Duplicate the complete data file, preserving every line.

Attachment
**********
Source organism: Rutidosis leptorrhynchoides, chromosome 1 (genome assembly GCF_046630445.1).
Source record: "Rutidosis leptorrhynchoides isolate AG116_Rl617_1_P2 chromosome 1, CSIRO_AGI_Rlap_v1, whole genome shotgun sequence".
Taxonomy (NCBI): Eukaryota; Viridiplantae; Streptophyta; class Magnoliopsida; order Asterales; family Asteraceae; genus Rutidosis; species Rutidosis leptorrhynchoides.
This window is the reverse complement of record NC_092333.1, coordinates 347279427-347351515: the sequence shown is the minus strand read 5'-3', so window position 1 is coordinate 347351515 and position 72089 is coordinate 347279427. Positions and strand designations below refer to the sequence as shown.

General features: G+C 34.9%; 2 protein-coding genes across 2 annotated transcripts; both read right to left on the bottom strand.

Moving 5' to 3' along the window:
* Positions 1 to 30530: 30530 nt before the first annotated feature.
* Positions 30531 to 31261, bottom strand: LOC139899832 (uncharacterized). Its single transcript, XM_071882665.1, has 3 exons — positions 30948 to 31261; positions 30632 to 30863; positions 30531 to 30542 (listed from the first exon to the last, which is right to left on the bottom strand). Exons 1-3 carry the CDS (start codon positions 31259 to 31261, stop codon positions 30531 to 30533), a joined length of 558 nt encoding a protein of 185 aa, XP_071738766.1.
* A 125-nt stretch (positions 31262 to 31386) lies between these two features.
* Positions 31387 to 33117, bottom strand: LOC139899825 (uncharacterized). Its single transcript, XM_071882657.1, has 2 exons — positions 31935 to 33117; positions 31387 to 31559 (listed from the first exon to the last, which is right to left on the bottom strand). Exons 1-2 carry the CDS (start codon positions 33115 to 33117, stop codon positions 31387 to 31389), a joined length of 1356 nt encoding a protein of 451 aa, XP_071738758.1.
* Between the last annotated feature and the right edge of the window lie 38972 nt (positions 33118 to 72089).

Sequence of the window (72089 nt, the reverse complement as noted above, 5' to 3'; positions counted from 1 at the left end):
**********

Source organism: Rutidosis leptorrhynchoides, chromosome 1 (genome assembly GCF_046630445.1).
Source record: "Rutidosis leptorrhynchoides isolate AG116_Rl617_1_P2 chromosome 1, CSIRO_AGI_Rlap_v1, whole genome shotgun sequence".
Taxonomy (NCBI): Eukaryota; Viridiplantae; Streptophyta; class Magnoliopsida; order Asterales; family Asteraceae; genus Rutidosis; species Rutidosis leptorrhynchoides.
This window is the reverse complement of record NC_092333.1, coordinates 347279427-347351515: the sequence shown is the minus strand read 5'-3', so window position 1 is coordinate 347351515 and position 72089 is coordinate 347279427. Positions and strand designations below refer to the sequence as shown.

General features: G+C 34.9%; 2 protein-coding genes across 2 annotated transcripts; both read right to left on the bottom strand.

Moving 5' to 3' along the window:
* Positions 1 to 30530: 30530 nt before the first annotated feature.
* Positions 30531 to 31261, bottom strand: LOC139899832 (uncharacterized). Its single transcript, XM_071882665.1, has 3 exons — positions 30948 to 31261; positions 30632 to 30863; positions 30531 to 30542 (listed from the first exon to the last, which is right to left on the bottom strand). Exons 1-3 carry the CDS (start codon positions 31259 to 31261, stop codon positions 30531 to 30533), a joined length of 558 nt encoding a protein of 185 aa, XP_071738766.1.
* A 125-nt stretch (positions 31262 to 31386) lies between these two features.
* Positions 31387 to 33117, bottom strand: LOC139899825 (uncharacterized). Its single transcript, XM_071882657.1, has 2 exons — positions 31935 to 33117; positions 31387 to 31559 (listed from the first exon to the last, which is right to left on the bottom strand). Exons 1-2 carry the CDS (start codon positions 33115 to 33117, stop codon positions 31387 to 31389), a joined length of 1356 nt encoding a protein of 451 aa, XP_071738758.1.
* Between the last annotated feature and the right edge of the window lie 38972 nt (positions 33118 to 72089).

Sequence of the window (72089 nt, the reverse complement as noted above, 5' to 3'; positions counted from 1 at the left end):